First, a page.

After living with the Neal Morse Band’s The Similitude of a Dream for several weeks, I haven’t been as excited about an album release since… the band’s previous one.
And that’s with some 70 reviews in between.
No wonder that drummer Mike Portnoy posted that this was the best album he has made. Coming from a man with a career in Transatlantic, Dream Theater and Flying Colors, that is saying something.
He called it their Tommy and The Wall and I’d rather have Similitude than either of those.Both are double albums that tell a story, and so is the Genesis epic The Lamb Lies Down on Broadway, which, for me, is a closer comparison. Certainly, the synth solo in Morse’s “We have Got to Go” is straight from the Lamb / Selling England era of Genesis (whose “Entangled” Morse – ahem, shall we say – ‘paid tribute to’ on their last album).
Such is the sheer musical brilliance, emotional intensity, and sustained compositional expertise of this one that it is not something you can describe adequately in words. It has to be heard, and several times, so that the intertwining themes sink into your psyche and the overall impact makes its mark. Even the tasters do not do justice to the whole (I wasn’t originally knocked out by the trailer tracks Overture and City of Destruction). It truly grows with each listen.
Across its 106 minutes, there are several other moments that could be direct tributes to earlier influences. “The Ways of a Fool” starts off as a soundalike to “Mr. Blue Sky” from ELO but turns undeniably (and with alphabetical predictability) into a heavy slab of ELP. The intro to “Makes No Sense” is pure psychedelic Beatles; and sometimes it is just a short spell that reminds of classic albums, such as the echos at the end of “The Dream” and start of “Sloth” that take me straight to Floyd’s Animals. “Man in the Iron Cage” includes both a Led Zepp-inspired riff and Jon Lord-like organ lines.
But this is no pastiche. The production quality, instrumental prowess and melodic memorability mean that it can stand fearlessly in the presence of these earlier influences.
As the title suggests, Similitude is based on John Bunyan’s classic book The Pilgrim’s Progress, and the scale and construction of this album matches the scale and depth of Bunyan’s project.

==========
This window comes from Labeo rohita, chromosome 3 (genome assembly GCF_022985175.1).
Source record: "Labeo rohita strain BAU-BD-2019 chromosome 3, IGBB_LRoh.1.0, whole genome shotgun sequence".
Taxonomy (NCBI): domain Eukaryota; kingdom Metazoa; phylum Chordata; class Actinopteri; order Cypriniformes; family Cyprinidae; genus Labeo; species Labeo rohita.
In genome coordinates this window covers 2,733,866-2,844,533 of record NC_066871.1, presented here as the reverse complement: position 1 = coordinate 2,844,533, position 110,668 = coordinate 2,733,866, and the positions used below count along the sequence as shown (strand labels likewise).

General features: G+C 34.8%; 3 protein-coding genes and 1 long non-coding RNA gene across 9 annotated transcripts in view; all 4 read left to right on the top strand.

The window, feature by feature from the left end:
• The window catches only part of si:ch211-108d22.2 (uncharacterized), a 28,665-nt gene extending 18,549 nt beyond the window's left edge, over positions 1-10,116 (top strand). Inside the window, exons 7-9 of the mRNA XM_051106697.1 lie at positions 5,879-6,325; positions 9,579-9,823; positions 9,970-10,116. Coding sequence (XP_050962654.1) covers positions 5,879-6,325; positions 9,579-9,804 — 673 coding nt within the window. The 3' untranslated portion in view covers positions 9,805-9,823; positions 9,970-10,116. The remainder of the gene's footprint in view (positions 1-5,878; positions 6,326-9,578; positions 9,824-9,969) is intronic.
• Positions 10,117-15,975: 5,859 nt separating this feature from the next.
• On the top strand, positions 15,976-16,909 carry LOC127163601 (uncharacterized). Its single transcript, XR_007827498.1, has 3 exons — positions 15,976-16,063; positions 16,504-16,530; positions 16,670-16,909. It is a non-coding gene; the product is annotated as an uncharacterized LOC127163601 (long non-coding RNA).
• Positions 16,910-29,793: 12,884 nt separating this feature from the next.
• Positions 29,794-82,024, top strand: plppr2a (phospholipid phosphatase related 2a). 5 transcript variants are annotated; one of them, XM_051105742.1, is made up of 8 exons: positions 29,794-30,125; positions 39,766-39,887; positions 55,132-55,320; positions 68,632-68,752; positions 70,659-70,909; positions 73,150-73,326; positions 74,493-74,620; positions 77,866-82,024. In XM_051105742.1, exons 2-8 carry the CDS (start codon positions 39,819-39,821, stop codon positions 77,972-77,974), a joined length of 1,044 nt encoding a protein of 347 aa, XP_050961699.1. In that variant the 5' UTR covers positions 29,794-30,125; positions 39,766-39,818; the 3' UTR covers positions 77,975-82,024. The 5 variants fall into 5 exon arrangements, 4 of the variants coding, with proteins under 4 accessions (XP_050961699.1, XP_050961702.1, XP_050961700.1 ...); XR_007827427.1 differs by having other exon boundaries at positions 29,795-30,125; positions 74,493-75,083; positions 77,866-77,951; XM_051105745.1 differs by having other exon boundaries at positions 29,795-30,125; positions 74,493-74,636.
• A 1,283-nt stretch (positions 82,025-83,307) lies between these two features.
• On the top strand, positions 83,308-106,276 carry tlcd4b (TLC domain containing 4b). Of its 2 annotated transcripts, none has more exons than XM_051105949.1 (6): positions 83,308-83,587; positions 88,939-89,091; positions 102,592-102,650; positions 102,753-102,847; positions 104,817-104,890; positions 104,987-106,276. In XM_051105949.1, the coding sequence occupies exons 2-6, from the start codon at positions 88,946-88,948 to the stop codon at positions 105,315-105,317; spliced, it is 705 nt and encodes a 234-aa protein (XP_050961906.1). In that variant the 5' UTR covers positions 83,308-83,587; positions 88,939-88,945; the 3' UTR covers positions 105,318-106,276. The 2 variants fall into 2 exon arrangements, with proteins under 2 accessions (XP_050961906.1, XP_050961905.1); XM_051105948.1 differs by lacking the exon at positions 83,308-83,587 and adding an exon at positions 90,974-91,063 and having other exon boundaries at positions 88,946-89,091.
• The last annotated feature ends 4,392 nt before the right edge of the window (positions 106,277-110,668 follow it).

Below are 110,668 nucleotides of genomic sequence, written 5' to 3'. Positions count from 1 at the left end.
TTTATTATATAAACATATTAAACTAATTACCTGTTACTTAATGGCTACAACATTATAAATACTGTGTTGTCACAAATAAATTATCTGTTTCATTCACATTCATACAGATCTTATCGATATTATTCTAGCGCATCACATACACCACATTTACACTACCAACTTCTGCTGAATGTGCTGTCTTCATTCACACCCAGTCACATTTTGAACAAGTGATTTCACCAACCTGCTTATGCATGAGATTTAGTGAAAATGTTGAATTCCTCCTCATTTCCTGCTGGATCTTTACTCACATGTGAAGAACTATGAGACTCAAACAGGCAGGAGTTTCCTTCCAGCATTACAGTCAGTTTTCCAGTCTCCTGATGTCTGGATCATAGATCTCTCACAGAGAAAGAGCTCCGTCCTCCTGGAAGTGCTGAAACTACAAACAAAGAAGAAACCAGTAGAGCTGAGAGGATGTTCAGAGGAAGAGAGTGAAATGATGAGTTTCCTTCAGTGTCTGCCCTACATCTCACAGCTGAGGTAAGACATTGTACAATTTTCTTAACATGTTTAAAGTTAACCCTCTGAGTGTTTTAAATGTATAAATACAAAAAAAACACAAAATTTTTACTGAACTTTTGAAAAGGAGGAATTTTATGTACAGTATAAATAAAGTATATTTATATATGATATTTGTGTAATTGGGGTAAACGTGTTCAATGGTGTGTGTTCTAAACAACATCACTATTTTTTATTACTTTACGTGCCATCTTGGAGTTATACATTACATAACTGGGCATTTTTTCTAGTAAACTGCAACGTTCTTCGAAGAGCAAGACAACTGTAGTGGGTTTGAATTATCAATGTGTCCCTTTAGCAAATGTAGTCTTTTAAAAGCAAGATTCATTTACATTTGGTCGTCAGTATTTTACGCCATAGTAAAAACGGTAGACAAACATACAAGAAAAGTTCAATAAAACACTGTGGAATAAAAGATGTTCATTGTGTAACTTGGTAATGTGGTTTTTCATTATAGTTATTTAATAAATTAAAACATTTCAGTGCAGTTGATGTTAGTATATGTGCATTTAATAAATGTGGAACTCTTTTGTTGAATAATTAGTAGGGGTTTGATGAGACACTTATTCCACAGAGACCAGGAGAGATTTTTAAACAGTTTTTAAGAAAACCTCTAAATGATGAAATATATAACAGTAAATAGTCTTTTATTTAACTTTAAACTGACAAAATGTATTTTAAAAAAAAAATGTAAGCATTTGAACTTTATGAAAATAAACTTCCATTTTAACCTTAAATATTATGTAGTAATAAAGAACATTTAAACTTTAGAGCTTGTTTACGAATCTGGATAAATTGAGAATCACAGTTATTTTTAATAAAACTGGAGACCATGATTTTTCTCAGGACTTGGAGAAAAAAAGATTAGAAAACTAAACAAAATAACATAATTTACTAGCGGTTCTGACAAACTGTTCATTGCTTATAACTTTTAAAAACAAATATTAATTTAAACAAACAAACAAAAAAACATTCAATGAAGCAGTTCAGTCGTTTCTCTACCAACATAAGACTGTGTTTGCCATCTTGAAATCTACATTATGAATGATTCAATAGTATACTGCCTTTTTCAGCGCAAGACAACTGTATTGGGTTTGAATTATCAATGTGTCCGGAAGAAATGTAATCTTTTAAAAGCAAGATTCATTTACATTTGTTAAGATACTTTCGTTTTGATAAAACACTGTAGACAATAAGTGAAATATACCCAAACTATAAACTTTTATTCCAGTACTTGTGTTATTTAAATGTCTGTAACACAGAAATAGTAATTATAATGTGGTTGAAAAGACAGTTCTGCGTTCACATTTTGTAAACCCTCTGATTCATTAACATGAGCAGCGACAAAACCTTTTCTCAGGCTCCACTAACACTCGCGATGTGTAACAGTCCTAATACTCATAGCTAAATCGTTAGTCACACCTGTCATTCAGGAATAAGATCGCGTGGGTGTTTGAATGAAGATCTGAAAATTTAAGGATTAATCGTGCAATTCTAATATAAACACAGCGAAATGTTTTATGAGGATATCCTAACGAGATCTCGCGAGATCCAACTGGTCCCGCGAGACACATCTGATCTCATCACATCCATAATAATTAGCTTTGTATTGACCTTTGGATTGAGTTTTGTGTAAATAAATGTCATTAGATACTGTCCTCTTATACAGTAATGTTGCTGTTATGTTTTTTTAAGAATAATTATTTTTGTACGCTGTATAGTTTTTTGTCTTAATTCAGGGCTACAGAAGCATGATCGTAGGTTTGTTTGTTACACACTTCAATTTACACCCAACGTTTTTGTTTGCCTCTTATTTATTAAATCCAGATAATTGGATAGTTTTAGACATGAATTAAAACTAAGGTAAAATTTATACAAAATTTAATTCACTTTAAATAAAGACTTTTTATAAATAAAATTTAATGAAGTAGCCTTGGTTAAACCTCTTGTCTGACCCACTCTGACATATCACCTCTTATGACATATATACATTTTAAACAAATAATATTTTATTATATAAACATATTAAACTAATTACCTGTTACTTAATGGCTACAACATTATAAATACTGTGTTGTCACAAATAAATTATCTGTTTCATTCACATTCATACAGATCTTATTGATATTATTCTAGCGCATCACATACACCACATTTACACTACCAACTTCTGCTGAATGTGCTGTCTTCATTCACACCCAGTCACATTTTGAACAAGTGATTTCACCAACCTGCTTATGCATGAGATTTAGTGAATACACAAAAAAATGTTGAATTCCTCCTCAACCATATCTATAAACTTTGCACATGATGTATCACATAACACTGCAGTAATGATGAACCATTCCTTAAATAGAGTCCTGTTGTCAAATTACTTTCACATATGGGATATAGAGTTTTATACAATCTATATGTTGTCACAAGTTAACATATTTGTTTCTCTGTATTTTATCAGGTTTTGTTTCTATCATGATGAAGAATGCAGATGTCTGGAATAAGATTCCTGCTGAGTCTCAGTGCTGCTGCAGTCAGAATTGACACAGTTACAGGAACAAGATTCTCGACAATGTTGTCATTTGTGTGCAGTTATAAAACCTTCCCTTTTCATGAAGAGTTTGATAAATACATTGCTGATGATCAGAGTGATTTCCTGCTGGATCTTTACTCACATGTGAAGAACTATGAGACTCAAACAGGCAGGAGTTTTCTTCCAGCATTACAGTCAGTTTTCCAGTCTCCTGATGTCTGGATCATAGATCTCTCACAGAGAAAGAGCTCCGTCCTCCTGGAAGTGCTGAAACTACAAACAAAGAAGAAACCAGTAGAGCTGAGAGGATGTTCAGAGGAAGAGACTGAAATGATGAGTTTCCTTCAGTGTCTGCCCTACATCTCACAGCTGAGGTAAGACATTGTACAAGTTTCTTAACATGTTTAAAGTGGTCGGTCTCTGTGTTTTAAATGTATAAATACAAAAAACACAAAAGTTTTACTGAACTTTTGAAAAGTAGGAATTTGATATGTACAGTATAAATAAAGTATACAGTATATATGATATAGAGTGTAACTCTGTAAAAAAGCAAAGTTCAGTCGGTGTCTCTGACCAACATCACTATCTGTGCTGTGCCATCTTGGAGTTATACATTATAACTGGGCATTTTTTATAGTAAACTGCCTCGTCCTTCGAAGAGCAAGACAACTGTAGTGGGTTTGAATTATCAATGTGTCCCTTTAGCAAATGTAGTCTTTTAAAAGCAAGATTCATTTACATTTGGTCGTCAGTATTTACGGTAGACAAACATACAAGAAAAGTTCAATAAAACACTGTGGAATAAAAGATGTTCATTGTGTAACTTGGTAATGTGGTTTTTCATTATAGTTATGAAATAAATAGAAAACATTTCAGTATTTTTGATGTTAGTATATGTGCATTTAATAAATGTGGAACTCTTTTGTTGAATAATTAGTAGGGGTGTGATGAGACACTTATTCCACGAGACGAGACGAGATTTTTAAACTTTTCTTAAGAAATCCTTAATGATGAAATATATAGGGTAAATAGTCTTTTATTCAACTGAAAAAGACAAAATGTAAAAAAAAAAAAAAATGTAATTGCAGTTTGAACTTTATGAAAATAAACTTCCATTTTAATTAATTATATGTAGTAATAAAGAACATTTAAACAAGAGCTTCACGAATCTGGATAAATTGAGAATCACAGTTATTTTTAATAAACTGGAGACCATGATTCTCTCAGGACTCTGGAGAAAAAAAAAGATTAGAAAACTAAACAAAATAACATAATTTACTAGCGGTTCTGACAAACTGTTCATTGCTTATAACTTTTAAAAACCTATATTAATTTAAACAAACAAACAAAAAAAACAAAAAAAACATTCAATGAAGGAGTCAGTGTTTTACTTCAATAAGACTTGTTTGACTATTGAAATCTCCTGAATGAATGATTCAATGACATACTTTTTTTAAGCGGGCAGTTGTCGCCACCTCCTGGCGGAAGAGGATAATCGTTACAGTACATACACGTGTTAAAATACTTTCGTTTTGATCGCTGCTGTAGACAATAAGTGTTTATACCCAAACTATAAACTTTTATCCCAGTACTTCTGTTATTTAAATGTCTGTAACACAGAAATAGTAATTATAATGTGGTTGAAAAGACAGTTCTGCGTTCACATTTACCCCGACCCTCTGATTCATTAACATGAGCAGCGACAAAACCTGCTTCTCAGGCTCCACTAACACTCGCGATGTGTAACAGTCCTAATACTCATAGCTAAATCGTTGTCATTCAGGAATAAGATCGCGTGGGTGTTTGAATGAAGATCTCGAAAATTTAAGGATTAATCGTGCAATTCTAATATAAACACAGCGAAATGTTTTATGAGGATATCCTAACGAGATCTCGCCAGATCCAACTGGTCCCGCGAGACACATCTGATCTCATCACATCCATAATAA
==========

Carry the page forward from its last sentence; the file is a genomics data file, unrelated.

It seems such an appropriate vehicle for Morse’s passion, given the culture we live in. The story is of a man who has a dream about leaving the City of Destruction and heading for the Celestial City. On the way, he meets a range of characters, who sometimes help – but mostly hinder – his journey. It is an allegory about how to live a Christian life and avoid the pitfalls, remaining true to God.
Bunyan wrote about doubt, easy salvation, despair, sloth and the allure of the past and Morse has approached the release in such a way that it feels personal. If he hasn’t experienced these trials, he’s observed them.
Over the years, Morse has faced charges of preachiness and judgementalism (Sola Scriptura), but here he is invitational, with lines like,
“It’s life that awaits you / no one will make you / it’s yours to decide.”
Such is the consistency on this one, that it is pointless to pick out individual players. Every member of the band performs superbly and it is the whole-band contributions from writing, coordinating and performing that make this such a special recording.
As a double album, it has a double climax. The ultimate one is great for powerful, sustained guitar work, but the first disc has a glorious ending (so much so, that it has brought tears to my eyes):
“With the breath of angels charging up the atmosphere
And all around me is the love that casts out all fear
The hosts of heaven sing along so the world can hear
as the breath of angels drives away every tear.”
Morse’s opus is seamless across the two discs, with not only tracks melting into one other, but choruses reprising and themes rising and falling across the project. You can silently ‘hear’ these themes under many of the solos – and there are some fine solos. In the quiet section in instrumental “The Slough”, guitarist Eric Gillette’s tone and technique are highly reminiscent of Jeff Beck.
Like Grand Experiment, this has a broader scope than just prog, with a sax solo in “Shortcut to Salvation,” the bluegrass of “Freedom Song” and the odd soul/gospel backing. There is even a fun approach to sloth.
It’s not perfect; there are some average tracks. But there are light and shade, strings and all-out riffing, interweaving themes, memorable tunes, harmonies, fun and an overall sense of epic grandeur in this mammoth album. As soon as I stop it anywhere, there are hooks in my head that refuse to fade.
If anyone wants to offer a Christian album from the last decade that can touch this at any level, I’d love to hear it.